06 December 2021 MS SQL Server Robert Muehsig

Let’s say we have a SQL table and want to retrieve 10 rows randomly - how would you do that? Although I have been working with SQL for x years, I have never encountered that problem. The solution however is quite “simple” (at least if you don’t be picky how we define “randomness” and if you try this on millions of rows):

ORDER BY NEWID()

The most boring way is to use the ORDER BY NEWID() clause:

SELECT TOP 10 FROM Products ORDER BY NEWID()

This works, but if you do that on “large” datasets you might hit performance problems (e.g. more on that here)

TABLESAMPE

The SQL Server implements the Tablesample clause which was new to me. It seems to perform much bettern then the ORDER BY NEWID() clause, but behaves a bit weird. With this clause you can specify the “sample” from a table. The size of the sample can be specified as PERCENT or ROWS (which are then converted to percent internally).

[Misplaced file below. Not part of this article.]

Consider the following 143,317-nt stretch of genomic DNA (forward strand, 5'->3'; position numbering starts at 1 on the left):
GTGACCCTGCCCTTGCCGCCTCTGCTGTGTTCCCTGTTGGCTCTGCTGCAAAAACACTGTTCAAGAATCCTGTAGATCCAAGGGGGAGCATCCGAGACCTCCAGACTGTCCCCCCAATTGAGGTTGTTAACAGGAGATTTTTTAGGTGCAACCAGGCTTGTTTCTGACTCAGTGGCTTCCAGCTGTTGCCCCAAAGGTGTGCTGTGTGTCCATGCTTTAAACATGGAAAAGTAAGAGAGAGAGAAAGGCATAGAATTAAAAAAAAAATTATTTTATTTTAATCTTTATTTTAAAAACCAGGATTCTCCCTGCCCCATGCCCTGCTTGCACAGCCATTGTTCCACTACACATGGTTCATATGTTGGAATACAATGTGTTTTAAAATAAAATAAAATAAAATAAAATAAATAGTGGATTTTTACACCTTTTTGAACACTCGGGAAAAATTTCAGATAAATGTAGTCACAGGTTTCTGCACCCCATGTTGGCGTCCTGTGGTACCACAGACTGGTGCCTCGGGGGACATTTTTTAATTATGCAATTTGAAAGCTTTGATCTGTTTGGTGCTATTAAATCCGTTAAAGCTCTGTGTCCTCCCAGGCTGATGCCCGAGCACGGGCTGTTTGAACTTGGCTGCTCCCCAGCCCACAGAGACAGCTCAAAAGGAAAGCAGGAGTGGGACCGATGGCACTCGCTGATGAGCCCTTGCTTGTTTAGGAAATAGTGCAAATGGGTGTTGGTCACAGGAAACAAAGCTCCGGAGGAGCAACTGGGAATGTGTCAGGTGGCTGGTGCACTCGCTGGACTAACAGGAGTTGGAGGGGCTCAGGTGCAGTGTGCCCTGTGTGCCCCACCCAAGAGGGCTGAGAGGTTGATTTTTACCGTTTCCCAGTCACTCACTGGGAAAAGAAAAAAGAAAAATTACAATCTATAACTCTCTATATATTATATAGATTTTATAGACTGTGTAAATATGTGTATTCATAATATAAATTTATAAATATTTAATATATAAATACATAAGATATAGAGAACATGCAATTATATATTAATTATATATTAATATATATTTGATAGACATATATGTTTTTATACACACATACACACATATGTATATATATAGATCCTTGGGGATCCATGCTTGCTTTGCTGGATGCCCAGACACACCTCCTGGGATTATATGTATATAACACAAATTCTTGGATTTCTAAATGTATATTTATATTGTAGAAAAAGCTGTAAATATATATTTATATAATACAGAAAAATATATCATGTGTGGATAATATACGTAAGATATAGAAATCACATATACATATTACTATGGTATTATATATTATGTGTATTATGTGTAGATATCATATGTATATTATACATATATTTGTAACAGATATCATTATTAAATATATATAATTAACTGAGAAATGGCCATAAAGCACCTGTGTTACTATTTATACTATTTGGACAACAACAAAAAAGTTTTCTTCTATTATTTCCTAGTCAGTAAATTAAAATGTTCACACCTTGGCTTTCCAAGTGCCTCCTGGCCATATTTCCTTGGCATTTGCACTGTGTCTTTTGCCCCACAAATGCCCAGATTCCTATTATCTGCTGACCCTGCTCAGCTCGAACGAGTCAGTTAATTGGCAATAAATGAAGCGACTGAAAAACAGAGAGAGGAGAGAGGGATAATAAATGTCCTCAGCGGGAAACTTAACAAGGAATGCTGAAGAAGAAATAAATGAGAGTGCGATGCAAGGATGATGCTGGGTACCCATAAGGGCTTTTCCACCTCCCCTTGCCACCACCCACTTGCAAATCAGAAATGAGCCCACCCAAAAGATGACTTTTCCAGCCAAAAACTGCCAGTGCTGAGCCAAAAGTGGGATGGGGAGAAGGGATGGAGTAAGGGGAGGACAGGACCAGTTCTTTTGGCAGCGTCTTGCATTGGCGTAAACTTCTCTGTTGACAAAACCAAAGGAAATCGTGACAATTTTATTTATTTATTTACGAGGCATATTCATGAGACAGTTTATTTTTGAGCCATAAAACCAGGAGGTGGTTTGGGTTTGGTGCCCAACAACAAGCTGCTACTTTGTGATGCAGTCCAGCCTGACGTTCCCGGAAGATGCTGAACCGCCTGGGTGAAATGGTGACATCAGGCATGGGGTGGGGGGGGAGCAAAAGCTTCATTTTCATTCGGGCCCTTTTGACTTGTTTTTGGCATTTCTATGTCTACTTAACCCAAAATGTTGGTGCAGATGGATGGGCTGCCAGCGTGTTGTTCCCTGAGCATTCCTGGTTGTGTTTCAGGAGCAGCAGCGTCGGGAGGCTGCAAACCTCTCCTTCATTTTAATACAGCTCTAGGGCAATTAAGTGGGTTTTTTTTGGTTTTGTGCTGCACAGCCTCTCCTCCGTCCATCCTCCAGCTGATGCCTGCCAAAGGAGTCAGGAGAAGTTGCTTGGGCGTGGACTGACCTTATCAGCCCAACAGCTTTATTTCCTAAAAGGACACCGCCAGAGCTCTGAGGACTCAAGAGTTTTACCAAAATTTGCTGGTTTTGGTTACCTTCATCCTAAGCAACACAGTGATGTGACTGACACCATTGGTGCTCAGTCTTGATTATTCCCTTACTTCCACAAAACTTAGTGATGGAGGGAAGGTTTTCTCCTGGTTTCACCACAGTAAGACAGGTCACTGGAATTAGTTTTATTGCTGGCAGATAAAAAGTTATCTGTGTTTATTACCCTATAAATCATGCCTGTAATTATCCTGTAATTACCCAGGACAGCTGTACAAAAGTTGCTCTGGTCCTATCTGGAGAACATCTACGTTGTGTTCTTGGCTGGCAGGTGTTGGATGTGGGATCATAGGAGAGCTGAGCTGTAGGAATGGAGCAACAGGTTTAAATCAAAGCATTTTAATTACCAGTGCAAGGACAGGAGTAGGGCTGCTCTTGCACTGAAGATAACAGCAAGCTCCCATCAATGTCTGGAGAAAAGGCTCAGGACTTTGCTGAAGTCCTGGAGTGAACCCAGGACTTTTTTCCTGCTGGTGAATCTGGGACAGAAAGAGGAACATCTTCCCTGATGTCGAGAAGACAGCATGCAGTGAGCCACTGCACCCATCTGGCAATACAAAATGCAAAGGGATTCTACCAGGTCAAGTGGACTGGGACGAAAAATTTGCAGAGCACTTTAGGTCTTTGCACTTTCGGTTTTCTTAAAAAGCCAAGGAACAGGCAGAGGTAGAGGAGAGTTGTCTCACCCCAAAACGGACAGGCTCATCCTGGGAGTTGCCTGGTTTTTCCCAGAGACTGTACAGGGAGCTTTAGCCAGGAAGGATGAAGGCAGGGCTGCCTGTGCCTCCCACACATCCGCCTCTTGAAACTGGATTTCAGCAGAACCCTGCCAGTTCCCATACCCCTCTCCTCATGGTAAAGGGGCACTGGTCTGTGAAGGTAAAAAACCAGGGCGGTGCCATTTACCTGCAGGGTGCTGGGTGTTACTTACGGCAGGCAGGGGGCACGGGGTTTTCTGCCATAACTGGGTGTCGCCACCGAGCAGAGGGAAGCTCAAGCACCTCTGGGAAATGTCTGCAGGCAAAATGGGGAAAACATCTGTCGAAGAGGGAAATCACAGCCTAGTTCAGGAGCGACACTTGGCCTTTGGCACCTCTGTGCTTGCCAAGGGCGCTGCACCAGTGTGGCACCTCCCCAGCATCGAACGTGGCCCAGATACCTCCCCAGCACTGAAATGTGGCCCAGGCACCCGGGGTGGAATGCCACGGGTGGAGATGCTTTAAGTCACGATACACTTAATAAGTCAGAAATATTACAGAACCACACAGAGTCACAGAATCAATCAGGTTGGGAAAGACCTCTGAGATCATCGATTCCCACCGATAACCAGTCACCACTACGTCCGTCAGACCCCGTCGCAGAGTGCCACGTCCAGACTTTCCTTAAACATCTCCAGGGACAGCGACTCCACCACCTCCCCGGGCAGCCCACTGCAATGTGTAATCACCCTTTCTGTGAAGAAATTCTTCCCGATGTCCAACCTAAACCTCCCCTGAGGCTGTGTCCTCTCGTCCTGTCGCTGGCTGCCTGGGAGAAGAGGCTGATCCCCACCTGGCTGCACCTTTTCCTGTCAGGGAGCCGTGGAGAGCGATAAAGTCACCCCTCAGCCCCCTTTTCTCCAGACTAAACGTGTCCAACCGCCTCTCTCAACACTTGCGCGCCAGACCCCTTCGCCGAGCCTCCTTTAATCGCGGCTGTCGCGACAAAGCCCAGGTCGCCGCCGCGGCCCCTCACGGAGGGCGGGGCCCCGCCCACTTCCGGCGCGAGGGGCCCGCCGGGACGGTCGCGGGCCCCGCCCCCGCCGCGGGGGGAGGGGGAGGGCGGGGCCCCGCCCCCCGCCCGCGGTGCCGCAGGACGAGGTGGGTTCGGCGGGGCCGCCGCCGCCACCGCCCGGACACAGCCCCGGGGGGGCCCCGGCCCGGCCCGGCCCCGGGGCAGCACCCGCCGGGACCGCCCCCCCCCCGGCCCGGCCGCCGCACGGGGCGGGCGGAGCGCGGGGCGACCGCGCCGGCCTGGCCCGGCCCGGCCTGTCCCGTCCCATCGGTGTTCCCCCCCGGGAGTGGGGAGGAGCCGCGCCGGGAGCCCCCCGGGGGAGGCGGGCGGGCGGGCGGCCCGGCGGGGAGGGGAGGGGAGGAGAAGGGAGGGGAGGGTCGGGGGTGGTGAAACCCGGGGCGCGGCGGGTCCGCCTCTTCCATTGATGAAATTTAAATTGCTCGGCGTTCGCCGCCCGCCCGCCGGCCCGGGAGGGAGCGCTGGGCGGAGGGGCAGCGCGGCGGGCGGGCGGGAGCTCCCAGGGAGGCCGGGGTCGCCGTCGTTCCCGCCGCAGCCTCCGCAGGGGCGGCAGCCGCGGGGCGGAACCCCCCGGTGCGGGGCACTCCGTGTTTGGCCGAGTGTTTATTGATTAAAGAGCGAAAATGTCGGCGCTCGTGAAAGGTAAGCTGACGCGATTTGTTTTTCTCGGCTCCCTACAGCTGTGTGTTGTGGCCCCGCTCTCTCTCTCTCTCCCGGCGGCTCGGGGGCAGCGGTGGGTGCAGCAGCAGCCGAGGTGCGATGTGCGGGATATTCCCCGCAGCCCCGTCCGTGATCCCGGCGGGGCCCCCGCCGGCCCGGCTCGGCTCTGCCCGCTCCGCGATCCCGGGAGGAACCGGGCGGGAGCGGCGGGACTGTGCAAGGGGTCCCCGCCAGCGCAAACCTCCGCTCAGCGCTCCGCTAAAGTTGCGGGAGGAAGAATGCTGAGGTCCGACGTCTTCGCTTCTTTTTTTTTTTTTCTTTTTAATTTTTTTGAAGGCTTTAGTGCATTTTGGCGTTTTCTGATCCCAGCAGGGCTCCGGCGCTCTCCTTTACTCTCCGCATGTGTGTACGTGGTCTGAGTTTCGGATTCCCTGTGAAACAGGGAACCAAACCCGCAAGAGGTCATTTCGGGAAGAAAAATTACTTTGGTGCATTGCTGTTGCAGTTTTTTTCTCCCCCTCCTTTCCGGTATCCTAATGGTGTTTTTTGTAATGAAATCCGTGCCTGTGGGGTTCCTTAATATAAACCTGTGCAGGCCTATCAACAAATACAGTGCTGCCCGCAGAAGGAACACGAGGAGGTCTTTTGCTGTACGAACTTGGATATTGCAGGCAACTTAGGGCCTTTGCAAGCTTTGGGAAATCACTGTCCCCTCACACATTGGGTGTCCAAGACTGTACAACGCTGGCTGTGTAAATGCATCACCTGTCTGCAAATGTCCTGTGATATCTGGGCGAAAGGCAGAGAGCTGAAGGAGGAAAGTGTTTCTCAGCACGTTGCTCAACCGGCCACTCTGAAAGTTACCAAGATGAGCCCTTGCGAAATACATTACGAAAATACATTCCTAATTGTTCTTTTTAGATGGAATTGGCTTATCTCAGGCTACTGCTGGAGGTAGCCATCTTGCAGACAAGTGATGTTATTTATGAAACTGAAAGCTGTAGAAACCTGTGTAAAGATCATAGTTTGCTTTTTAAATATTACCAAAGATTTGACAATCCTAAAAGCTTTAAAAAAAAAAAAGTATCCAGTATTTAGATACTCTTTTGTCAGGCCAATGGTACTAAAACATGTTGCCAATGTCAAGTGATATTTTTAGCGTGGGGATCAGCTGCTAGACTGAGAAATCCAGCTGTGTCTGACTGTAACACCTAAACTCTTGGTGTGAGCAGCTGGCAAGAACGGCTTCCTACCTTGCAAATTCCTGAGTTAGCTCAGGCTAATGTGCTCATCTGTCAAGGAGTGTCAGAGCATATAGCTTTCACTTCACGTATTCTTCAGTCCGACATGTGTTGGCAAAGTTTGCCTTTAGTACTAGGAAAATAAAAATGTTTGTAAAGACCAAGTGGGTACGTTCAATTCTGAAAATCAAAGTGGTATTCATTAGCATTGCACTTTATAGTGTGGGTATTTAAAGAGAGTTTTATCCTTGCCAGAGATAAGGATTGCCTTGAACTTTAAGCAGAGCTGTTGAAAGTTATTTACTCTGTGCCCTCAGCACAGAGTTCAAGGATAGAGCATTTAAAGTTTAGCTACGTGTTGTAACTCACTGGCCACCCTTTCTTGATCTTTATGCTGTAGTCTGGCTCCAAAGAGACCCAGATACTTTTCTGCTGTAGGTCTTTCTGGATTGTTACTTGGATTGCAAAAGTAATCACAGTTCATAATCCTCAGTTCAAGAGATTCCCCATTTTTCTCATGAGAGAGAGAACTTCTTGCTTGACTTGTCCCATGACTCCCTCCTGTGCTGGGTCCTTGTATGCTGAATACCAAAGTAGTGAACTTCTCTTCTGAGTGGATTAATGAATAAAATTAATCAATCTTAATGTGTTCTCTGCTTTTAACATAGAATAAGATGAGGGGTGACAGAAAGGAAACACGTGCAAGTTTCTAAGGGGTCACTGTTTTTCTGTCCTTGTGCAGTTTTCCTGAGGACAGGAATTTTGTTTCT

Syntax:

SELECT TOP 10 FROM Products TABLESAMPLE (25 Percent)
SELECT TOP 10 FROM Products TABLESAMPLE (100 ROWS)

The weird part is that the given number might not match the number of rows of your result. You might got more or less results and if our tablesample is too small you might even got nothing in return. There are some clever ways to work around this (e.g. using the TOP 100 statement with a much larger tablesample clause to get a guaranteed result set), but it feels “strange”. If you hit limitations with the first solution you might want to read more on this blog or in the Microsoft Docs.

Stackoverflow

Of course there is a great Stackoverflow thread with even wilder solutions.

Hope this helps!


Written by Robert Muehsig

Software Developer - from Saxony, Germany - working on this product. Microsoft MVP & Web Geek.
Other Projects: KnowYourStack.com | ExpensiveMeeting | EinKofferVollerReisen.de